Leaders of the World Council of Churches, Alliance of Evangelical Churches in Rwanda, Protestant Council of Rwanda and the All Africa Council of Churches gathered in Kigali, Rwanda for a two-day ecumenical workshop on the 1994 Rwanda Genocide, April 16-18.
By the meeting’s end, the ecumenical and church leaders from across 20 African countries came to an agreement that while the current church effort to bring healing to the victims of the genocide are greatly commendable, the church dedication to Rwanda ten years ago during the genocide was ‘lacking’ to say the least.
"A lot of efforts were made after the tragedy, but we did not do enough in time," said Peter Weiderud, director of the WCC Commission of the Churches on International affairs during the workshop. "A critique of the role of the WCC and the ecumenical movement before and during the genocide is important".
Weiderud added, however, that, "Although it is clear that the WCC could have done more before and during the Rwandan genocide, that does not mean that such actions could have prevented the genocide".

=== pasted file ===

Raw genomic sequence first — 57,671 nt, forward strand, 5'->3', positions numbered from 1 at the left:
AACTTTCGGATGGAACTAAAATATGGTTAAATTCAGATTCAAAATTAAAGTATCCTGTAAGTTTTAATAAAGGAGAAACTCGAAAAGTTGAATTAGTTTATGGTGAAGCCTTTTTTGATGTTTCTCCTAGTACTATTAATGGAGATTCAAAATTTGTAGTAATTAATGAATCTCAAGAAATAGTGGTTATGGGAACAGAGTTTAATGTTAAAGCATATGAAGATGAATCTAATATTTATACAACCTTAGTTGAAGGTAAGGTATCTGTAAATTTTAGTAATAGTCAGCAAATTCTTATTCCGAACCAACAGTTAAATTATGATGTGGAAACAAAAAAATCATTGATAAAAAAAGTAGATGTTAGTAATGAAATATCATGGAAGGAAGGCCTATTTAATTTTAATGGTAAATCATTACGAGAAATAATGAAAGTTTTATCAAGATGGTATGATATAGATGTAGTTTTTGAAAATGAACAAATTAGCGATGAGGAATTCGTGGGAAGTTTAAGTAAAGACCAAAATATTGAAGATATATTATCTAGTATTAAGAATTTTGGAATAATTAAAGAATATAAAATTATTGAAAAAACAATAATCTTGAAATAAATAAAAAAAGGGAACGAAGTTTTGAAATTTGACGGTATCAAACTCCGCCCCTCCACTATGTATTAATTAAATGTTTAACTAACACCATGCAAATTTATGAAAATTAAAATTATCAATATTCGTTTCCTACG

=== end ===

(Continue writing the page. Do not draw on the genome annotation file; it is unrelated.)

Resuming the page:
Such sentiments were summarized in the Kigali Covenant, which was read at a commemorative service held on Sunday evening at Kigali stadium.
"We accept our guilt for inaction during the genocide in Rwanda before God and offer our apology, as some Rwandan churches [have already done], to the people of Rwanda," the document said.
“Never again should such a degree of violence and crime against humanity be allowed to occur in any of our countries," the document continued. “We must build the capacity of our churches in advocacy" and be "proactive in the prevention of conflicts".
At that end, the document challenged "the leadership of churches and governments to feed the minds and souls of their people with love, peace and reconciliatory messages so that painful experiences in human memory are not exploited,” and called on the ecumenical family to assist the victims of the genocide in any way possible.
Throughout the 2-day ecumenical workshop, entitled, “Lasting peace in Africa,” the participants were personally confronted with "the depth of the horror" of "the dark hundred days" that the genocide lasted when they visited the Ntarama Memorial (formerly a Roman Catholic chapel) and the Kigali Memorial Centre.
"We saw the remnants of the genocide in the form of bones, skulls and dilapidated clothing and personal belongings of babies, children, youth and adults. […] We also heard stories of women victims of the genocide who were raped and who today are living with HIV/AIDS and bruised bodies; child-headed households and totally handicapped persons,” the document said.
"The abuse, anger, tension, humiliation, trauma, pain and tears inherent in any genocide experience like that of Rwanda remind us of the event leading to the crucifixion of our Lord Jesus Christ."